attenuated ground – the slow seismogenic zone (2021)

Slow Moving Waters. TarraWarra Biennial 2021. Curated by Nina Miall

materials: double bass, toffee, seismometer, wooden table, tactile transducers, form ply, plaster, surface vibration speakers, polished concrete, powdered core sample, powdered gold leaf, Ficus coranata plant, Rhizobox, soil

Photo credits: Andrew Curtis and Lucy Bleach

Comprising three related sculptures, attenuated ground (the slow seismogenic zone) responds to the geologic phenomena of slow earthquakes, which produce a delayed, imperceptible rupture over extended periods—a process referred to by the artist as ‘a poetry of collapse’. A double bass, the largest and lowest-pitched string instrument in the symphony orchestra, is embalmed in toffee, its form gradually revealed as the toffee liquefies onto a plaster bed below. Excited by tactile transducers, the exposed strings of the double bass transfer the infrasonic pulse of slow earthquake events. Picked up by a seismometer embedded in the toffee, the tone of their vibrations shifts subtly. As the instrument ‘plays’ the sustained release of seismic energy, it makes visible and audible subterranean processes which we rarely witness directly.
On an adjacent wall, a polished concrete slab, fractured through a process of seismic simulation, continues Bleach’s enquiry into the slow upheaval of geological activity. The slab’s network of cracks has been intricately sutured by the artist according to the principles of the Japanese art of kintsugi, using a powdered core sample extracted from the slow seismogenic subduction zone in the Japan Trench, illuminated with gold. In a nearby window, a Ficus coronata, an endemic species of fig tree found near TarraWarra Estate, grows in a Rhizobox. Laying bare the plant’s extraordinary vascular root system, the Rhizobox reveals channels of communication between the tree’s superterranean and subterranean spheres. Sharing material, formal and conceptual correspondences, the three resonant forms of Bleach’s installation reflect on sustained vibration, slow states of transition and delicate acts of repair. Together they compel a reimagining of our relationship to our increasingly unstable environment.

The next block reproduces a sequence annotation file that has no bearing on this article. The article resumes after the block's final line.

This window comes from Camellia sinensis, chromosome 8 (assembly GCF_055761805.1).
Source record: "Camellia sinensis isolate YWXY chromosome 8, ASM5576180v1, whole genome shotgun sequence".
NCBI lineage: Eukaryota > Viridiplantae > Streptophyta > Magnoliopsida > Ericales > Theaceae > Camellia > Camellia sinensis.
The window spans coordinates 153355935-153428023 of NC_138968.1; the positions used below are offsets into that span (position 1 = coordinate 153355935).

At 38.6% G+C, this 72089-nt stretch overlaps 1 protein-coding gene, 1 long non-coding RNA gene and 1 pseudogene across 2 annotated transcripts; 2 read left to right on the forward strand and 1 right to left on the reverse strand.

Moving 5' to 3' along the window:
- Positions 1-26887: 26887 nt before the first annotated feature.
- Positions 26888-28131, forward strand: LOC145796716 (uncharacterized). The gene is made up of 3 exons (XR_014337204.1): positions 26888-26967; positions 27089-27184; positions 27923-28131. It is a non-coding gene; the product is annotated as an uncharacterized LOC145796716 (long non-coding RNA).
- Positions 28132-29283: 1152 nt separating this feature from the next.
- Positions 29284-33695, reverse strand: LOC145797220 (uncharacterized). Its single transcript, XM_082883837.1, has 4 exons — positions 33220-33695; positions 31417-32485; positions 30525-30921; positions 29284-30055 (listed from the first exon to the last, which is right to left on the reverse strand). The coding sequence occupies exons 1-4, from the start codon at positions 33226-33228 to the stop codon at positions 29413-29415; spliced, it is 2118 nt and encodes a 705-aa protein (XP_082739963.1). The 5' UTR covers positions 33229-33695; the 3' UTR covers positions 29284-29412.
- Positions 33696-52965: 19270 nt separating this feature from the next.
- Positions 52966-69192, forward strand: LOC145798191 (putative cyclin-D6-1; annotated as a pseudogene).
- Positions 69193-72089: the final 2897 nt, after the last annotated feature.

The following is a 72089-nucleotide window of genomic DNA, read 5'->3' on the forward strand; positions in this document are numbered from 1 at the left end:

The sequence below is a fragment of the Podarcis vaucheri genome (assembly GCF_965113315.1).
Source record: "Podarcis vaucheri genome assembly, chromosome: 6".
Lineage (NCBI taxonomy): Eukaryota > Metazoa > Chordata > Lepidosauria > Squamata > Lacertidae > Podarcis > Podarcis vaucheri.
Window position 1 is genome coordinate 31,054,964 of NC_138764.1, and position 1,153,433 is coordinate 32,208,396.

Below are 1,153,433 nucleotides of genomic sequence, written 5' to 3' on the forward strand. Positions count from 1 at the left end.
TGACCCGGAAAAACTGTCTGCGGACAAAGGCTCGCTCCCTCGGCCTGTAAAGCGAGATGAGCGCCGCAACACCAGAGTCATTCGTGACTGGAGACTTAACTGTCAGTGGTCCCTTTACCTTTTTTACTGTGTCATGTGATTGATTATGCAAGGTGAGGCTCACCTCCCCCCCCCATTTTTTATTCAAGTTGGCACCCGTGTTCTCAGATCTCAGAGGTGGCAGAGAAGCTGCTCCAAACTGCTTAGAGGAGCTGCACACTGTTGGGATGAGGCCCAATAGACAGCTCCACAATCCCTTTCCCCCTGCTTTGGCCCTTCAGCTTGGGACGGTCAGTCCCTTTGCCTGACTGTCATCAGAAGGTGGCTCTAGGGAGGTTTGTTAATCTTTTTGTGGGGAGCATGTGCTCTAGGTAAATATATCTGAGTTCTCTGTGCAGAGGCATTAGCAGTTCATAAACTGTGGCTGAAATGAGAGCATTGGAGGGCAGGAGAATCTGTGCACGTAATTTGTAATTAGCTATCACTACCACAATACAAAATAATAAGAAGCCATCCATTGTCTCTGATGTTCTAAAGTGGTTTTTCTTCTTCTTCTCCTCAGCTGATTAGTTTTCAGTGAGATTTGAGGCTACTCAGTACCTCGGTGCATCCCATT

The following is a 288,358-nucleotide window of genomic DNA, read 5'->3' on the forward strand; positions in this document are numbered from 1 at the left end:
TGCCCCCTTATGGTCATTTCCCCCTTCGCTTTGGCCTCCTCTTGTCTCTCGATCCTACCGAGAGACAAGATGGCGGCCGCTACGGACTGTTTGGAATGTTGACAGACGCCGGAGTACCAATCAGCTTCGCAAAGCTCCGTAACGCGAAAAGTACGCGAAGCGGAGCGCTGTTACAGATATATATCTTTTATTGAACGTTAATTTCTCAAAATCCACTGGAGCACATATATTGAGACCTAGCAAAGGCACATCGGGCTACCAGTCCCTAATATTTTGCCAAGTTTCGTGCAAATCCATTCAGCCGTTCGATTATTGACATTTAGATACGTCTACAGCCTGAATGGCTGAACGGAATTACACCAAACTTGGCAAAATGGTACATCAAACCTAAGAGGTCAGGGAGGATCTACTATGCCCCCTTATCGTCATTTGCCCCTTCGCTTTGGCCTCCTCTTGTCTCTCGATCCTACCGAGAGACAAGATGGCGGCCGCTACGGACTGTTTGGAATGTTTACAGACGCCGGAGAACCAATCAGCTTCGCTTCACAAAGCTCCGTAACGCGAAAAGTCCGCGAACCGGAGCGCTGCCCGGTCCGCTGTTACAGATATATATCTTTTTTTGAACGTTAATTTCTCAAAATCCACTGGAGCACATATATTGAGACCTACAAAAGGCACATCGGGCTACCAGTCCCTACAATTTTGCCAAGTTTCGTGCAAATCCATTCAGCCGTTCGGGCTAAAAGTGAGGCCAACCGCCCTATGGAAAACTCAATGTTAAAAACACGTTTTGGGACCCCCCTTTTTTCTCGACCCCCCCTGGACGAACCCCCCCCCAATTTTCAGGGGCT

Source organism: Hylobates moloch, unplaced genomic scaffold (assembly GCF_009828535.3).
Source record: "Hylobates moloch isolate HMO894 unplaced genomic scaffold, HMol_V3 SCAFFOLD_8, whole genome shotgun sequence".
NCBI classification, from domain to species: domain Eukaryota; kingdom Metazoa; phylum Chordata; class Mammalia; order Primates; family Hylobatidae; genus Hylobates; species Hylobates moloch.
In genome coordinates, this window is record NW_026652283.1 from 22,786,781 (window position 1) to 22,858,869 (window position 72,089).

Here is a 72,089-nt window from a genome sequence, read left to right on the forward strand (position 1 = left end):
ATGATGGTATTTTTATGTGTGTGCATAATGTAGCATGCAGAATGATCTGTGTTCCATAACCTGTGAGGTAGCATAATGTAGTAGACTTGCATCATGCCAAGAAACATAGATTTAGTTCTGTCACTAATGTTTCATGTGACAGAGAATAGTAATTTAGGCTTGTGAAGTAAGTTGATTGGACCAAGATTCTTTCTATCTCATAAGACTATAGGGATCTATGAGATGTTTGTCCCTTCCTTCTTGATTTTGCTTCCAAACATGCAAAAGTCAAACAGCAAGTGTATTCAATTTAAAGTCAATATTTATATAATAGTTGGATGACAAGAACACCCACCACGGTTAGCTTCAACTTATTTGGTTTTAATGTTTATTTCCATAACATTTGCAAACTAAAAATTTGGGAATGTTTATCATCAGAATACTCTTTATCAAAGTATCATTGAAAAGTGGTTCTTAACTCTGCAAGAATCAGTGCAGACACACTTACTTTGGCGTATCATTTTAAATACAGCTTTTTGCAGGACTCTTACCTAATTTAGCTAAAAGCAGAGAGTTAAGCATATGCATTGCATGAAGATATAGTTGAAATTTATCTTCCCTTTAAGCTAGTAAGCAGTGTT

Slow Moving Waters catalogue extract. Curator Nina Miall.